> Also, note that the pattern of heightfra over time
> is not linear. It
> is consistently concave down. Thuso a mixed-effects
> model that is
> linear in week will miss much of the structure in
> the data.
>
> The point of R is to encourage you to explore your
> data rather than
> subjecting it to a "canned" analysis. You could try
> fitting a
> mixed-effects model to these data in SAS PROC MIXED
> or SPSS MIXED and
> I have no doubt that those packages would give you
> estimates (not to
> mention p-values, something that the author of lmer
> has been woefully
> negligent in not providing :-) but you probably
> won't get much of a
> hint that the model doesn't make sense. I would
> prefer to start with
> the plot and see what the data have to say.
>
>
> The technical problem with convergence in lme is
> that the mle of the
> variance of the intercept term is zero. You can see
> that if you use
> lmer from the lme4 package instead to fit the model.
> the random effect for the intercept is estimate
> On Dec 14, 2007 4:40 AM, Ilona Leyer
> <ileyer at yahoo.de> wrote:
> >
> > Here an simple example:
> >
> > rep treat heightfra leaffra leafvim
> week
> > ID1 pHf 1.54 4 4 4
> > ID2 pHf 1.49 4 4 4
> > ID3 pHf 1.57 4 5 4
> > ID4 pHf 1.48 4 4 4
> > ID5 pHf 1.57 4 4 4
> > ID6 pHs 1.29 4 5 4
> > ID7 pHs 0.97 4 5 4
> > ID8 pHs 2.06 4 4 4
> > ID9 pHs 0.88 4 4 4
> > ID10 pHs 1.47 4 4 4
> > ID1 pHf 3.53 5 6 6
> > ID2 pHf 4.08 6 6 6
> > ID3 pHf 3.89 6 6 6
> > ID4 pHf 3.78 5 6 6
> > ID5 pHf 3.92 6 6 6
> > ID6 pHs 2.76 5 5 6
> > ID7 pHs 3.31 6 7 6
> > ID8 pHs 4.46 6 7 6
> > ID9 pHs 2.19 5 5 6
> > ID10 pHs 3.83 5 5 6
> > ID1 pHf 5.07 7 7 9
> > ID2 pHf 6.42 7 8 9
> > ID3 pHf 5.43 6 8 9
> > ID4 pHf 6.83 6 8 9
> > ID5 pHf 6.26 6 8 9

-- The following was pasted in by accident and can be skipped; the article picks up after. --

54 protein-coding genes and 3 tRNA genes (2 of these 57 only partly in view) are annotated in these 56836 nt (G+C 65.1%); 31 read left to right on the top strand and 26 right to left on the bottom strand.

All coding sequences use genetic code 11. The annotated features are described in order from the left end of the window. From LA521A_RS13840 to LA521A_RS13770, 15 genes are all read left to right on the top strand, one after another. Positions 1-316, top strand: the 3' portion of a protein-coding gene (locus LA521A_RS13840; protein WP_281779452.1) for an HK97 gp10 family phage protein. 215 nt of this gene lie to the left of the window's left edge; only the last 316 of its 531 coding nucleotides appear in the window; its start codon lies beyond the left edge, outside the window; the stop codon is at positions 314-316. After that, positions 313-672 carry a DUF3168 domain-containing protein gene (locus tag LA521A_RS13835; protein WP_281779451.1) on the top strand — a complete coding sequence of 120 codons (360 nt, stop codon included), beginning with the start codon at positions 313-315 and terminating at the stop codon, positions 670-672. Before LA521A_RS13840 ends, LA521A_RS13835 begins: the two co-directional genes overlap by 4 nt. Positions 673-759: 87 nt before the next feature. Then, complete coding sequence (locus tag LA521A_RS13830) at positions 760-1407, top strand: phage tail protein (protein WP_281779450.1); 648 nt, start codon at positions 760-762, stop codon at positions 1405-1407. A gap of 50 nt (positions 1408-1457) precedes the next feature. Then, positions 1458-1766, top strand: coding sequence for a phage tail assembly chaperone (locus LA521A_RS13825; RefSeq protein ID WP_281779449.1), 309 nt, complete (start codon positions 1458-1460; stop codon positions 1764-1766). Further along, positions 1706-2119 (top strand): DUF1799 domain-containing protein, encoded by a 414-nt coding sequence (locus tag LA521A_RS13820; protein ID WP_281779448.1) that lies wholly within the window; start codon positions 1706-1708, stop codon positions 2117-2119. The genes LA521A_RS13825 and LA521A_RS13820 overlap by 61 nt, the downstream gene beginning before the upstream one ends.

> > ID6 pHs 4.57 6 9 9
> > ID7 pHs 5.05 6 7 9
> > ID8 pHs 6.27 6 8 9
> > ID9 pHs 3.37 5 7 9
> > ID10 pHs 5.38 6 8 9
> > ID1 pHf 5.58 7 9 12
> > ID2 pHf 7.43 8 9 12
> > ID3 pHf 6.18 8 10 12
> > ID4 pHf 6.91 7 10 12
> > ID5 pHf 6.78 7 10 12
> > ID6 pHs 4.99 6 13 12
> > ID7 pHs 5.50 7 8 12
> > ID8 pHs 6.56 7 10 12
> > ID9 pHs 3.72 6 10 12
> > ID10 pHs 5.94 6 10 12
> >
> >
> > I used the procedure described in Crawley´s new R
> > Book.
> > For two of the tree response variables
> > (heightfra,leaffra) it doesn´t work, while it
> worked
> > with leafvim (but in another R session, yesterday,
> > leaffra worked as well...).
> >
> > Here the commands:
> >
> > > attach(test)
> > > names(test)
> > [1] "week" "rep" "treat"
> "heightfra"
> > "leaffra" "leafvim"
> > > library(nlme)
> > >
> >
>
test<-groupedData(heightfra~week|rep,outer=~treat,test)
> > > model1<-lme(heightfra~treat,random=~week|rep)
> > Error in lme.formula(heightfra ~ treat, random =
> ~week
> > | rep) :
> > nlminb problem, convergence error code =
> 1;
> > message = iteration limit reached without
> convergence
> > (9)
> >
> > >
> >
>
test<-groupedData(leaffra~week|rep,outer=~treat,test)
> > > model2<-lme(leaffra~treat,random=~week|rep)
>
=== message truncated ===